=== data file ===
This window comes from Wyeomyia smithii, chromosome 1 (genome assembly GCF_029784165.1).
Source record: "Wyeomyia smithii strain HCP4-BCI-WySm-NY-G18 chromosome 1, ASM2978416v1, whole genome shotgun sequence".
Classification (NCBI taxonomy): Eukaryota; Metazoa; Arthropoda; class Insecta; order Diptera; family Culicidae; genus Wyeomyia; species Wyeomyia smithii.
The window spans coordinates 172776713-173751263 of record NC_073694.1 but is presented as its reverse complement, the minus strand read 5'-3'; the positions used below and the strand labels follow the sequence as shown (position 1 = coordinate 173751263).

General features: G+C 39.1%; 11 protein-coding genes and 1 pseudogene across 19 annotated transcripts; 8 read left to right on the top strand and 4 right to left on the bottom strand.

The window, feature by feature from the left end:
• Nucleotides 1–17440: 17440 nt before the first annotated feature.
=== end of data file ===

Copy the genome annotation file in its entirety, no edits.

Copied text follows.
This window comes from Wyeomyia smithii, chromosome 1 (genome assembly GCF_029784165.1).
Source record: "Wyeomyia smithii strain HCP4-BCI-WySm-NY-G18 chromosome 1, ASM2978416v1, whole genome shotgun sequence".
Classification (NCBI taxonomy): Eukaryota; Metazoa; Arthropoda; class Insecta; order Diptera; family Culicidae; genus Wyeomyia; species Wyeomyia smithii.
The window spans coordinates 172776713-173751263 of record NC_073694.1 but is presented as its reverse complement, the minus strand read 5'-3'; the positions used below and the strand labels follow the sequence as shown (position 1 = coordinate 173751263).

General features: G+C 39.1%; 11 protein-coding genes and 1 pseudogene across 19 annotated transcripts; 8 read left to right on the top strand and 4 right to left on the bottom strand.

The window, feature by feature from the left end:
• Nucleotides 1–17440: 17440 nt before the first annotated feature.